As of June 9, the company’s liquidity position has improved $24 million from the end of Q1 to $184 million, as a result of positive cash generation and an increase in our borrowing collateral. The company believes its ongoing actions, coupled with continued strength in its digital business, will provide liquidity to help support the company in navigating through this unprecedented level of uncertainty and disruption.

I’ll now provide a brief update on our store activity in the quarter, along with planned actions we are taking to accelerate our fleet optimization initiative. We closed four locations in the quarter, which brings our total store closures to 275 since our fleet optimization initiative was announced in 2013. We ended Q1 with 920 locations, with 62% in malls and 38% in non-malls, with 83% of our mall locations in A or B centers.

Moving on to our accelerated store closing plan, we’ve often discussed the unique flexibility we have, as a result of our decade long fleet optimization strategy, which has resulted in an average lease life of approximately two years, with approximately 70% of our stores having a lease event by year-end fiscal 2021, which arms us with a meaningful flexibility to further optimize our store fleet. As e-commerce demand has accelerated, partly as a result of COVID-19, we have significantly increased our planned store closures and are now targeting to close approximately 300 additional store locations by year-end fiscal 2021. Our forecast now targets closing approximately 200 store locations in fiscal 2020, and approximately 100 store locations in fiscal 2021, resulting in approximately 625 store locations at year-end 2021.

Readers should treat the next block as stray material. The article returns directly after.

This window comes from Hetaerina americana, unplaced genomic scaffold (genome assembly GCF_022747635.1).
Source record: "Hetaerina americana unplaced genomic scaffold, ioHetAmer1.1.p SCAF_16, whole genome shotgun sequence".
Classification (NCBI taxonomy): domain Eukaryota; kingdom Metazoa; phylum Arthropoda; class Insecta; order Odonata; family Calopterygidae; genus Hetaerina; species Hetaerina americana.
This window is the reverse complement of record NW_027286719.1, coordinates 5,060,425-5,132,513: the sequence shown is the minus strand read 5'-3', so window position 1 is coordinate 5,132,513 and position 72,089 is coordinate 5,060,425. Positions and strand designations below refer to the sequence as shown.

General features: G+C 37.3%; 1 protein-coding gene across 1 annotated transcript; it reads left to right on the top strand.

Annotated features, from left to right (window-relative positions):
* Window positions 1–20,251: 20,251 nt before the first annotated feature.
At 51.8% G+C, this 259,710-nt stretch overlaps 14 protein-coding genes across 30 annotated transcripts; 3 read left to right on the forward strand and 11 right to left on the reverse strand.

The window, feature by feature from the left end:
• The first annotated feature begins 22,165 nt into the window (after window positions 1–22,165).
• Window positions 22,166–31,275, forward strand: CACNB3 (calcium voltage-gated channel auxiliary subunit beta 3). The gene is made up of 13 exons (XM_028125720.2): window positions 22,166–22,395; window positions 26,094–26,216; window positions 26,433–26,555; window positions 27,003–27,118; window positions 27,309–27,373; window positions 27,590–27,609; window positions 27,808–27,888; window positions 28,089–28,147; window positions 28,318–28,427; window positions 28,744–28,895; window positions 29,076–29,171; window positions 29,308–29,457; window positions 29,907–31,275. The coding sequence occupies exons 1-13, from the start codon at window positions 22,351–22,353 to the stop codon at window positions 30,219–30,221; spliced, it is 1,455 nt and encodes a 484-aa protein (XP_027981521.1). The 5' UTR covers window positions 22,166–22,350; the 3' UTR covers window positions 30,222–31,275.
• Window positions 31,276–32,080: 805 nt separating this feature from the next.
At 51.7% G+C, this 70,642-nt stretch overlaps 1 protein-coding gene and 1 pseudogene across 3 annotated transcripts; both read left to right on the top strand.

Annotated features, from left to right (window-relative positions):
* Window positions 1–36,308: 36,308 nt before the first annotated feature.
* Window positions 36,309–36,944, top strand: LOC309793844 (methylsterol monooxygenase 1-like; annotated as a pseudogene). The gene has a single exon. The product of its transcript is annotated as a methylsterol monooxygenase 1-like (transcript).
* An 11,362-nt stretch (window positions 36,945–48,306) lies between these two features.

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Historically, we’ve realized an approximate 20% transfer rate in sales from closed stores. By the end of fiscal 2021, we expect to greatly reduce our reliance on our brick and mortar channel, resulting in a smaller more profitable store footprint and leaving our mall-based portfolio, accounting for less than 25% of revenue entering fiscal year 2022.

Outlook; due to the continued level of uncertainty in the current business environment, we are not providing a financial outlook for fiscal year 2020.

At this point, we will open the call to your questions.

Questions and Answers:

Operator

[Operator Instructions]. Our first question comes from the line of Adrienne Yih of Barclays.

Adrienne Yih — Barclays — Analyst

Good morning, everybody.

Jane Elfers — President and Chief Executive Officer

Hi.

Mike Scarpa — Chief Financial Officer & Chief Operating Officer

Good morning.

Adrienne Yih — Barclays — Analyst

Hi. Good. Glad everybody is doing well. So Jane, thanks for all the color, very helpful. My last comment was, 2021, much-much smaller store base. If we think about the business, say, three years from now or even five years, a little bit of a longer-term, what does the kind of e-commerce-to- store footprint look like? Does it really matter, because you’re becoming so omni, and can you give us a quick update on the Gymboree launch in how that’s faring? Thank you very much.

Jane Elfers — President and Chief Executive Officer

Sure. As far as Gymboree, we are really pleased with how Gymboree launched. We had a really great customer response out of the box and from what she was telling us on our social media channels, we really hit the nail on the head, as far as the product’s aesthetic. Unfortunately, as we’ve discussed before, we launched with predominantly Easter product during the crisis, so we only had about four weeks before the lockdowns began. But we continue to be very pleased with the summer lines that we have launched over the past couple of months, and the customer feedback remains very positive on the groups that we have launched. They have the same call-outs that they had from the beginning.